Greg Leisz, Jenny Scheinman & Bill Frisell
Story by Brad Walseth
This isn't science fiction. There once was a northern land. The people of this land lived in separate tribes, each with their own customs and cultures. But the people of this land shared the common traits of greed and hatred and intolerance for their fellow man. They crossed an ocean to conquer and plunder, killing the inhabitants and enslaving the weak and disenfranchised.
Bill Frisell brought his unique and thought-provoking musical collage to Steppenwolf's 2nd annual "Traffic Jam" (a 3-week festival of music, language and performance)Thursday night in a hypnotic display that merged together multiple disparate music styles - from avant-garde soundscapes to traditional bluegrass to pop classics - into a mesmerizing panoply of tonal textures. Within the comfortable and intimate surroundings of Steppenwolf's Upstairs Theater, the lucky audience was treated to an evening of mystery, musicality and shimmering sonic surprises. Joined on this date by rising young violinist Jenny Scheinman and multi-instrumentalist Greg Leisz on lap and pedal steel and dobro, Frisell and friends spun out an entrancing string of post-modern folk songs that were at times frighteningly sad, and other times simply terrible in the awful beauty of their emotional outlay.
Starting off on a nylon string acoustic, Frisell later switched to a Telecaster electric guitar for most of the concert. Perhaps the most original guitarist in the world today, Frisell is certainly the one most concerned with the overall "sound" of the music he is making. Possessed of extraordinary technique, he subdues any desire for virtuosic displays of excessive "riffing" in the subtle service of the overall sonority. Utilizing the capabilities of pedal effects to enhance his palette, he tweaked and turned knobs incessantly - even between chords or notes in a song in order to enhance and change color and tone.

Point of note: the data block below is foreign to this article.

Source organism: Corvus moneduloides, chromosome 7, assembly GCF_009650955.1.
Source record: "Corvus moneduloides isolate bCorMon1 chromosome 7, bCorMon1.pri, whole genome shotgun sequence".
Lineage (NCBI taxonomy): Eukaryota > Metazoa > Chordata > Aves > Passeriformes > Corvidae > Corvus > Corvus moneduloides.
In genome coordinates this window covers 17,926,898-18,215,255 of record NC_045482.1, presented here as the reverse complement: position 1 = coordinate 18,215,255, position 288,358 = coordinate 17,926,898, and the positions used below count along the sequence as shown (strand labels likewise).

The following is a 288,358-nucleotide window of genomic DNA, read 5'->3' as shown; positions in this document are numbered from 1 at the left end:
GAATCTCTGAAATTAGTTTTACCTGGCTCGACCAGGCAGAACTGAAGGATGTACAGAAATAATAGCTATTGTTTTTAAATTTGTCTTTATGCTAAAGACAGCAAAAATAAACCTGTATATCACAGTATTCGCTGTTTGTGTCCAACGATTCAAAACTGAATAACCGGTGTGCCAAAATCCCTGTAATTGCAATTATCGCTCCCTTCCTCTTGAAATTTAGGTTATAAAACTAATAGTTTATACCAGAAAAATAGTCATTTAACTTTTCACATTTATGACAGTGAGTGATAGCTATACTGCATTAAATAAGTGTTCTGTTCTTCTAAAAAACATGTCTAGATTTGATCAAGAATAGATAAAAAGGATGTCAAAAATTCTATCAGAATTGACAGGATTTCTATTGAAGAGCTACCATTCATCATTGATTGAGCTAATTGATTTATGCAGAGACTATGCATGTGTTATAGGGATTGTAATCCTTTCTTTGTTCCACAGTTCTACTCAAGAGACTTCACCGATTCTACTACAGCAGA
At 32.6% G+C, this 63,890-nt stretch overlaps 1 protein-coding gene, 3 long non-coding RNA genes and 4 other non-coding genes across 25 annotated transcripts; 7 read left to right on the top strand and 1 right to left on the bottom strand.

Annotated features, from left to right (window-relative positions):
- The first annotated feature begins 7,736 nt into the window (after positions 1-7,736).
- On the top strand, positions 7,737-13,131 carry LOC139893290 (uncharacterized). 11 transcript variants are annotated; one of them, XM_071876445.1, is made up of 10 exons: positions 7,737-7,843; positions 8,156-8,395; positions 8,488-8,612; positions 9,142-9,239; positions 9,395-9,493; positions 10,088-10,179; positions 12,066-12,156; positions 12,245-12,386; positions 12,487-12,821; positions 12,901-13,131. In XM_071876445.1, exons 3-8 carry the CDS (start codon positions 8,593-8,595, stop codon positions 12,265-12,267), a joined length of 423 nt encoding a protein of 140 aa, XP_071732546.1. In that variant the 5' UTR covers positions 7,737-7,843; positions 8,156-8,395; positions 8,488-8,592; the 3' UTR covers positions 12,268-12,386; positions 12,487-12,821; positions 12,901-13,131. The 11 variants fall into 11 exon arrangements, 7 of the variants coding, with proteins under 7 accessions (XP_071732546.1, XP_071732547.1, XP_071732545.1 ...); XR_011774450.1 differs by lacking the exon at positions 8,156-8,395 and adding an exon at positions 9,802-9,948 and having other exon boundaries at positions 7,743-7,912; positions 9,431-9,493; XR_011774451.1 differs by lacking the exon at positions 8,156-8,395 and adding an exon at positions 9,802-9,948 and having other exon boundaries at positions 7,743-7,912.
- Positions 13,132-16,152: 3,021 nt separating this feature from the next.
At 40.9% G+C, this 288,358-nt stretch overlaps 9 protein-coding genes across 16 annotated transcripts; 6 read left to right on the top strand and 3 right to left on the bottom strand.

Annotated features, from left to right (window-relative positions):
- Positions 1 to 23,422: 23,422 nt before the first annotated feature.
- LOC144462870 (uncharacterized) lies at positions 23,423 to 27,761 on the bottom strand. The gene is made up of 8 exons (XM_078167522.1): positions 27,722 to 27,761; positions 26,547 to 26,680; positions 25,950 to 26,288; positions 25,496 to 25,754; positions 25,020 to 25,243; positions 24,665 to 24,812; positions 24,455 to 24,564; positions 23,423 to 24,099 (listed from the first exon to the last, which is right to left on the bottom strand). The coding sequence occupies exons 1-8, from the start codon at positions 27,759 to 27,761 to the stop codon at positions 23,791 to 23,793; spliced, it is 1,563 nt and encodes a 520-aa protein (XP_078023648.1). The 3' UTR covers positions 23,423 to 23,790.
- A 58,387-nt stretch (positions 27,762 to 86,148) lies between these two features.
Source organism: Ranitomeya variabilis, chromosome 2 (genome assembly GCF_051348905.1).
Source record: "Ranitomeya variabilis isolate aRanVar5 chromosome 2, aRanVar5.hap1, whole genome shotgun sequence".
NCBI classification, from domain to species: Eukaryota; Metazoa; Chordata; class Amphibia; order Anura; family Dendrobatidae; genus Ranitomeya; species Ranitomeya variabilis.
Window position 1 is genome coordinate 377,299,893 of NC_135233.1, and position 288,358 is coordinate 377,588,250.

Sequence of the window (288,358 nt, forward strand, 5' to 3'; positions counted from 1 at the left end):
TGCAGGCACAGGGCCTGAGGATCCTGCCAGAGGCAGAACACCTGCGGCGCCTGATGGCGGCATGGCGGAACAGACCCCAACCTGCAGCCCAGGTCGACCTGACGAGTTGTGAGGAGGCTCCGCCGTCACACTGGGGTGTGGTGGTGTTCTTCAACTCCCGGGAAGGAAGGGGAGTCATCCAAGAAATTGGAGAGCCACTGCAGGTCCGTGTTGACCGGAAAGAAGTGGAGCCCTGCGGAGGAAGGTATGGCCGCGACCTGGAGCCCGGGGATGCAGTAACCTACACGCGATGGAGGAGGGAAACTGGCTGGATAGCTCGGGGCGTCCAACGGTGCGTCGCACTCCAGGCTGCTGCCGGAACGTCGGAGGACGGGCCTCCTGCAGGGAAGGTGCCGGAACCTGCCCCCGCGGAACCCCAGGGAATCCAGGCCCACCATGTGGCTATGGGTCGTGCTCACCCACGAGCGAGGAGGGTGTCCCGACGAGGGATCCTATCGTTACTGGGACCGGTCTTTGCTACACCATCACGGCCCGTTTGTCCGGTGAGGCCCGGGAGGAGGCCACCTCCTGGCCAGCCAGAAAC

The land that the northern invaders overran was rich with spoils and the masters grew fat and even more powerful and ruthless. The customs of the old world carried forward and the serfs plowed the fields, dug coal from the mines, cut down the trees and built a railroad across the mountains to the far sea.
In contrast to many band leaders, Frisell often took the low path - providing a repeated, arpeggiated pattern as a base for his fellows to swoop and swirl over and around. Scheinman showed considerable skill and an ability to veer from atonality into a Scottish reel on a dime (something that must come in quite handy working with guitarist Frisell). She often took the melodic lead, and her contributions were intelligent and sensitively crafted. Leisz's virtuoso technique on the slide was equally in display, as he took instruments generally associated with country music into entirely new and modern realms. Both artists followed Frisell's lead in trying to unlock all the sonic possibilities inherent in their chosen instruments. Nor were these two merely intent on adding harmonic color - both took turns providing rhythmic (and polyrhythmic) support, allowing Frisell the freedom to explore and improvise. The interplay between the three members bordered on synchronicitous; while the overall sound produced by a mere trio often reached near-symphonic levels.